We are told in the biblical narrative of Genesis that one of the first tasks God assigned to the first human was to name the animals (Gen. 2:19-20a). One definite sense that God was enjoying the process and the intrigue of finding out what the man would see in each unique creature. The image conveyed in the text is that the man studied the attributes of each animal and bestowed on each a fitting, descriptive name-in essence, the first act of observational science. To the author of Genesis, this was seen as an enjoyable activity to both God and man in an unfallen Edenic paradise. How similar to the task of modern astronomer! We observe objects in the heavens-objects that we cannot manipulate-and we bestow on them descriptive names: spiral galaxy, red giant star, radio jet, dark interstellar cloud. Could it be that after fourteen billion years of evolution of the universe, and eventually of life itself, that God takes joy when we use our developed minds to discover and study wonders of Creation? I believe so, especially when the joy and awe instilled by such discoveries lead to recognition of the presence, majesty, and creativity of the Creator.
III. There is more to the Universe than meets the eye. Keep looking.
When Galileo Galilei pointed an optical magnifying glass toward the heavens, he saw a new world of detail, such as moons orbiting Jupiter, that contributed to a revolution in human understanding of the cosmos. With each large technological advance in telescopes, a new, previously unseen universe opened before us, reshaping and refining our comprehension of the cosmos. The discovery of cosmic radio waves in 1932 by Karl Jansky led to the development of radio telescopes and the discovery of the “radio sky”. Hitherto unknown “radio galaxies” were discovered, many with bipolar outflowing jets larger than the galaxy itself that are spewing material away from galaxy at nearly the speed of light as an exhaust mechanism for material swirling around a hungry black hole at the galaxy center (see Figures 1 and 2). Radio emissions from regions previously simply known as "dark clouds" for their opaqueness suddenly revealed complexes of swirling and fragmenting interstellar gas coalescing into new stars. Similarly, infrared telescopes are now revealing the patterns of interstellar dust, and X-ray telescopes are revealing energetic galaxies; ultraviolet telescopes are telling us of the mechanisms of the sun and of the production of elements early in the universe, and millimeter-wave telescopes are telling us of the mechanism of the sun and the production of elements circumstellar material around other stars where planets may form. Each "newlook” at the sky with different frequencies, different resolutions, and different filters gives us, a new sky to add to our growing understanding of the cosmos. We must never stop looking; there is always more to learn.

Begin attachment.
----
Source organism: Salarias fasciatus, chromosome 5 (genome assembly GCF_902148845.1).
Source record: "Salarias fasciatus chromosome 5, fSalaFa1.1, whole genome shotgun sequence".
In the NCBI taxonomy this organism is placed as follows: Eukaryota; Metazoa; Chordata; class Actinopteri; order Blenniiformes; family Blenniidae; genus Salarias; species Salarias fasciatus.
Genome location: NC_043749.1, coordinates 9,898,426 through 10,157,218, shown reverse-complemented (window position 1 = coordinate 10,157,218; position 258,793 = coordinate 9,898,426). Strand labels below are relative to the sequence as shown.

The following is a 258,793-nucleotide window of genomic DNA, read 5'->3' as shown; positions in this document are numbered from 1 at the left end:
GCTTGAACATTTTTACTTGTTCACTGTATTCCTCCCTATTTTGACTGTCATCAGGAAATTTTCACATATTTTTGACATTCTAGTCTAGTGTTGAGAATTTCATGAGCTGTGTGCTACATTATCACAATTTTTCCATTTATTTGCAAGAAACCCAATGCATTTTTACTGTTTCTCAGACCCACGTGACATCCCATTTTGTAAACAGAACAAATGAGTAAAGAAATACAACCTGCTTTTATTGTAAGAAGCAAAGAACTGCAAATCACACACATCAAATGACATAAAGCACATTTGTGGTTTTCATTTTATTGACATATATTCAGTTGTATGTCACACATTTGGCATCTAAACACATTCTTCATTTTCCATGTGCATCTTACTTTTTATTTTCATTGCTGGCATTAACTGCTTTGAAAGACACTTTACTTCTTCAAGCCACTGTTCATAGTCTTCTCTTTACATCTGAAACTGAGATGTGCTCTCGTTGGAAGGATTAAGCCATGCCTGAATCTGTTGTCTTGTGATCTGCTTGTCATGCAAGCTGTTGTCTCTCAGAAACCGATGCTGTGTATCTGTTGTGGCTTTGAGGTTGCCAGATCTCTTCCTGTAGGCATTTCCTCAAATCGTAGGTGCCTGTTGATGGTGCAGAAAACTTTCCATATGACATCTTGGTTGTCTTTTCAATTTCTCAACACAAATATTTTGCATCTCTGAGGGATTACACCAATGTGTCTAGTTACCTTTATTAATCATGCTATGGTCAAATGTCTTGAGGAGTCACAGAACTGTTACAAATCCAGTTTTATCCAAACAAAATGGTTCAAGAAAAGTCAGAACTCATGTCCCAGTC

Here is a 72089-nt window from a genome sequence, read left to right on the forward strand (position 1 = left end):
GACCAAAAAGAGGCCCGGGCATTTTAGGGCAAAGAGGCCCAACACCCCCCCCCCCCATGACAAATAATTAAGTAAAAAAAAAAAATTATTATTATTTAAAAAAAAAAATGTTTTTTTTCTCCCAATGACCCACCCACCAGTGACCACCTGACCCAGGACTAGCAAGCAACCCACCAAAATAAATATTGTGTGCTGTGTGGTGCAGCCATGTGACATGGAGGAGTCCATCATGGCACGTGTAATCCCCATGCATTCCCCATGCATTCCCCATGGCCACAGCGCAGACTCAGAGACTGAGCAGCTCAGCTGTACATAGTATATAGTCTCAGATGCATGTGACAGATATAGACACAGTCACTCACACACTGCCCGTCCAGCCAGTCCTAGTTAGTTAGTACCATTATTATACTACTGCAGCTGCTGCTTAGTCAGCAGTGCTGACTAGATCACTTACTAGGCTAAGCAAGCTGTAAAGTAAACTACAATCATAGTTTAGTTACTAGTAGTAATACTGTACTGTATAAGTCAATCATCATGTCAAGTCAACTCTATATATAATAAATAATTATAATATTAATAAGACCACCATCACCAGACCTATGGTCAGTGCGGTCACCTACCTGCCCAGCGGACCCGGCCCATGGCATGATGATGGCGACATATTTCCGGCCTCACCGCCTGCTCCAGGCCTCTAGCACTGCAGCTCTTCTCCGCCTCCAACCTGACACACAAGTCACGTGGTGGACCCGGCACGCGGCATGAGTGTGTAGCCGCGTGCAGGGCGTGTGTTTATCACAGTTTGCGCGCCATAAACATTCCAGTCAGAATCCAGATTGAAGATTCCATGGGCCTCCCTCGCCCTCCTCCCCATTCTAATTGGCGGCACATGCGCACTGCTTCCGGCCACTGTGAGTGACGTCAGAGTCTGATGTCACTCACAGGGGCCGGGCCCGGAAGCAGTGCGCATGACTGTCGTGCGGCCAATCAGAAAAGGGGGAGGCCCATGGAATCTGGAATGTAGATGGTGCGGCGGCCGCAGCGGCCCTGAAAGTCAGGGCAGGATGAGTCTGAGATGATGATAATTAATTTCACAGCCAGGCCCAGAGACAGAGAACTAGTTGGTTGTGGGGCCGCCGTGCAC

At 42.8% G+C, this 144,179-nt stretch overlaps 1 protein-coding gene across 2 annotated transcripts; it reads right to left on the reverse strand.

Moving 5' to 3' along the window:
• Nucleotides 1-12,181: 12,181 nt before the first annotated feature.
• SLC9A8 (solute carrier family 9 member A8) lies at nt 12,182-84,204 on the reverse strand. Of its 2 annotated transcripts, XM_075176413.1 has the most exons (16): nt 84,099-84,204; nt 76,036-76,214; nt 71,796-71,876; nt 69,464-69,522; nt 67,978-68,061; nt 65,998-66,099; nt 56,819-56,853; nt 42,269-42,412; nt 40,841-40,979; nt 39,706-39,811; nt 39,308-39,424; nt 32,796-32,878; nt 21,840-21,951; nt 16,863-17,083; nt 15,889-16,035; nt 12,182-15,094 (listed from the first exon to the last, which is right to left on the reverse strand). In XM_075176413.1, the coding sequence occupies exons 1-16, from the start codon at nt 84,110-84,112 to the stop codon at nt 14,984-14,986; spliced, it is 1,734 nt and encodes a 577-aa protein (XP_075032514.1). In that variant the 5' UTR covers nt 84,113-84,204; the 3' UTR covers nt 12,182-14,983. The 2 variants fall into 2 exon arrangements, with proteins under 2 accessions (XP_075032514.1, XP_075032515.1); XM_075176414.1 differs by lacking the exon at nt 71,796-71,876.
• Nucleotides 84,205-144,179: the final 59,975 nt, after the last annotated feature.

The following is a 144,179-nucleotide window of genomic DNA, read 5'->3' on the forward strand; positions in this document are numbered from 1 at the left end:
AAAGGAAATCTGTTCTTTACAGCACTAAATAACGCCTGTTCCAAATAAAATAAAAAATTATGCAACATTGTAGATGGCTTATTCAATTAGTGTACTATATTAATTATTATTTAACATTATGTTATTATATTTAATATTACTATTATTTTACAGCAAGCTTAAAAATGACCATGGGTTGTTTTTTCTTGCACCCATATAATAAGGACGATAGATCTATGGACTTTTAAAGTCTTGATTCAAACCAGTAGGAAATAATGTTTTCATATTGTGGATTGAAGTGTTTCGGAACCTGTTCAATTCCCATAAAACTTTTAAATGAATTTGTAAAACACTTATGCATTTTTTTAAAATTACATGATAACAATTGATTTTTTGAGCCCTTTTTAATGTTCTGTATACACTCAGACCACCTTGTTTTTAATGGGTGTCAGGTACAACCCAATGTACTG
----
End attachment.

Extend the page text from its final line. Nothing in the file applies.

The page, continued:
IV. Creation continues. Stars still form.
It is still a surprise to most people to find out that the universe is not static. Through the time machine of light emitted of millions of light-years ago from distant heavenly bodies, we see ancient galaxies tidally stripping one another as they closely pass, sometimes merging in a spectacular display of interacting spiral arms. Stars exploding as supernovae at the end of their lifespan shine as beacons and distance indicators from both faraway and nearby galaxies. Closer to home, gas clouds observed with radio telescopes even in our Milky Way are condensed by the motions of the galaxy or by the remnant compression of a supernova, leading to the collapse of pockets of gas into new stars. These “protostars” shine brightly in infrared and millimeter wavelengths through the dense gas of their nursery. As infalling material accretes onto the forming star, some is ejected by the surrounding magnetic field, creating from each stellar pole outflowing jets streaming across the interstellar cloud and beyond in a spectacular display. Shortly after their birth, large stars brighten the surrounding leftover gas by radiatively ionizing it into colorful nebulae. Eventually, the gas is blown away, and the star shines as long as its inner hydrogen fuel lasts. When the fuel is used up, a large star ends as a supernova explosion, dispersing heavy elements into the interstellar medium and creating a disturbance that can trigger the next generation of star formation. Indeed study our dynamic universe, it becomes clear that Creation is not a static collection of matter, but rather a universe evolving according to the processes and forces set in motion long ago and upheld in stability. It even appears that several cycles of star formation and supernovae were needed to produce the heavier elements we now require for life. Created beauty need not be unchanging.
V. You seek, and yet your findings are gifts from Me.